How to prepare for and survive a FINRA visit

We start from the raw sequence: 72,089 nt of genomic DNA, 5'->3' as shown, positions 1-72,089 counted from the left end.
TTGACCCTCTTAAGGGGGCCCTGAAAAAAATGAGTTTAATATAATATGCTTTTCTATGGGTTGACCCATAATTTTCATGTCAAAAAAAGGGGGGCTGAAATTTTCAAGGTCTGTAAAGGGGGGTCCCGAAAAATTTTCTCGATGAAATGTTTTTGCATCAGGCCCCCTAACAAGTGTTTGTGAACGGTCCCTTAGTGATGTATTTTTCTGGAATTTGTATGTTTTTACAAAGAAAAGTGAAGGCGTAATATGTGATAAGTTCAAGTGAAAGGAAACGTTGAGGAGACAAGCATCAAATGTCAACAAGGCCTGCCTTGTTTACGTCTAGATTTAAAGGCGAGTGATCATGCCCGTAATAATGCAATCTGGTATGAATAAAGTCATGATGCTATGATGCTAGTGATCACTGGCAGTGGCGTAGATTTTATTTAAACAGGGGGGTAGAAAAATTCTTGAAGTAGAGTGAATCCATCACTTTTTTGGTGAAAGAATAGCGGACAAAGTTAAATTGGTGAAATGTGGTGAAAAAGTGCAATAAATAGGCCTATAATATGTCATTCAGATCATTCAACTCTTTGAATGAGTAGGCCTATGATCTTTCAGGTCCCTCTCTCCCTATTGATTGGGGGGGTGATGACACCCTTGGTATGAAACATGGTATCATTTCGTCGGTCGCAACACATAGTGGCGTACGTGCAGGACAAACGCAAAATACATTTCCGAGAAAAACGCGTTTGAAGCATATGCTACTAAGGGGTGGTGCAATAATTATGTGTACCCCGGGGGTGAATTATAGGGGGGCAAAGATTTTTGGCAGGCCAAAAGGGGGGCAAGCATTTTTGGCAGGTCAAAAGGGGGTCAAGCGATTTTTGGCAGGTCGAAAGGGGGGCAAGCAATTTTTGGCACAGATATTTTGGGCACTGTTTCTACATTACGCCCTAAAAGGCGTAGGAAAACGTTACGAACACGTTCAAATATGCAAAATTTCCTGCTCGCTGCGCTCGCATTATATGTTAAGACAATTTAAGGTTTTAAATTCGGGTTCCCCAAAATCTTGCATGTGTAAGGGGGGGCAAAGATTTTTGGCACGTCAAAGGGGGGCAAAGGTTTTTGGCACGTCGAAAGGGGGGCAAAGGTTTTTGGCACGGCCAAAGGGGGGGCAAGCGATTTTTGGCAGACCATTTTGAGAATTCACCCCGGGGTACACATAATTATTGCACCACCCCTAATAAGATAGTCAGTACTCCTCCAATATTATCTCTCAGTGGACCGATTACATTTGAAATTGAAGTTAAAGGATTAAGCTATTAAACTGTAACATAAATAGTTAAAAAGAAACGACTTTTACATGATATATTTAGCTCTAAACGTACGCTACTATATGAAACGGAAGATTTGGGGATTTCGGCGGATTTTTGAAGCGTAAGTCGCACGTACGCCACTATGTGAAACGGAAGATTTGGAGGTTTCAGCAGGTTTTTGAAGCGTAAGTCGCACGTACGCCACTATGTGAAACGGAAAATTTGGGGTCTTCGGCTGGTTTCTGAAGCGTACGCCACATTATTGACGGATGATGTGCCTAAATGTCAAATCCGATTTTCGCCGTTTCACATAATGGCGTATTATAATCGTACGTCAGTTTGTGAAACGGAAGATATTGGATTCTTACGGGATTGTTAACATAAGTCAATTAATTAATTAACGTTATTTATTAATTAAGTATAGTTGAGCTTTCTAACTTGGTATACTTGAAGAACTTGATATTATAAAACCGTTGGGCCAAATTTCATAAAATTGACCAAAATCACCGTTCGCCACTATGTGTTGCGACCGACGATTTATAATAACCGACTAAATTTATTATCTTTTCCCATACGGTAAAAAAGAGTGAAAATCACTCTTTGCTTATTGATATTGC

Recently enacted financial reform legislation has underscored the importance of financial transparency and regulations that protect consumers. For broker-dealers and registered representatives, regulatory compliance comes with their territory. Yet receiving word that FINRA, the financial industry's independent regulatory authority, is coming for a visit can still fill many with fear.As in any regulated industry that conducts examinations, knowing what to expect and being prepared can reduce a firm's anxiety. For broker-dealers, taking these steps in addition to keeping current with compliance issues and having documents readily available can make news of a FINRA visit far easier to handle.Having an ongoing, proactive compliance program in place, whether it is overseen in-house or by an outside compliance firm, can reduce angst before a FINRA examiner arrives, as well as help a firm maintain compliance.As a start, firms need to ensure their procedures manuals are updated, CRD (capital requirements directive) filings are completed and annual notifications are made.When a firm receives notice of a FINRA visit and a records request list, the firm should quickly and accurately address this information request to give FINRA time to evaluate the information before it sends a document request. Communication plays an important role in a successful FINRA exam, as well as recognizing who is the best source for answering each question that a firm may have. Sometimes FINRA itself may be the most appropriate source for clarifying its jargon or an exam request.If a firm has questions about requested materials, its chief compliance officer or person assigned as the exam contact at the firm should call the FINRA examiner or consult with a compliance specialist to ensure that he or she understands what the examiner is seeking.Responses to FINRA information requests should be concise and all requested information should be provided.Organized documentsRegulators require hard evidence of compliance, so documentation is key. A firm should be familiar with its written procedures, be certain the procedures are current and ensure the firm is following these procedures.FINRA typically requests larger documents first, such as a firm's written supervisory procedures manual, anti-money laundering (AML) procedures and business continuity plan. By scanning these documents for key words, FINRA can be certain the firm is addressing critical issues, which may shorten the onsite visit. Having a cohesive set of documents organized according to the FINRA document list, including a file folder for each document request, can streamline the FINRA review process. A firm should include only the exact information that FINRA requests, nothing more and nothing less.To help a firm ensure it has gathered all documents that FINRA has requested, a FINRA audit prep can be helpful. The firm also should conduct an independent test of its AML procedures annually, or every other year if applicable. This test examines whether the procedures are up-to-date, how the firm is implementing these procedures and whether appropriate records are kept.Broker-dealers undergoing their first FINRA visit can benefit from a new broker-dealer setup visit performed by an outside compliance specialist. This type of review is also appropriate for any broker-dealer in preparation for a FINRA visit.Be prepared, not scaredWhen the FINRA examiner arrives for the exam, he or she will sit down with the chief compliance officer and other principals to learn about the firm's business and how the firm conducts business.Although all broker-dealers must follow the same rules and regulations, they don't all transact their business in the same way. If a firm has a limited scope of business, an examiner understanding this before the exam can alleviate unnecessary requests for documents during the exam period.The examiner should be placed in a comfortable space away from high traffic or noisy areas and have remote Internet and phone access. Putting an examiner in a dark, dingy room without the proper resources will not make an exam progress any faster.Documents requested by FINRA should be neatly organized in the space where the examiner will conduct the exam.Following the exam, the examiner discusses findings with the firm, so the final report that is sent within 30 days contains no surprises. The firm must respond to the final report, even if FINRA is sending only a reminder of a recommended action. The firm's response should outline how the firm plans to mitigate any findings. The response is viewed by the FINRA district's senior management team, which determines if the exam is closed without cause, a cautionary letter is issued or disciplinary action is taken.If firms are not prepared, they can get caught up in the emotion and fear of a FINRA exam. Directing questions to knowledgeable firm staff, an outside compliance firm or FINRA itself can alleviate concerns.Firms that proactively maintain compliance most likely will have nothing to fear from a FINRA exam.When FINRA arrives at the door, these firms will be knowledgeable, confident and not afraid.Stephen Sussman is president of Londonderry-based Regulatory Compliance, which assists broker-dealers and investment advisers. For more information, visit regulatorycompliance.com.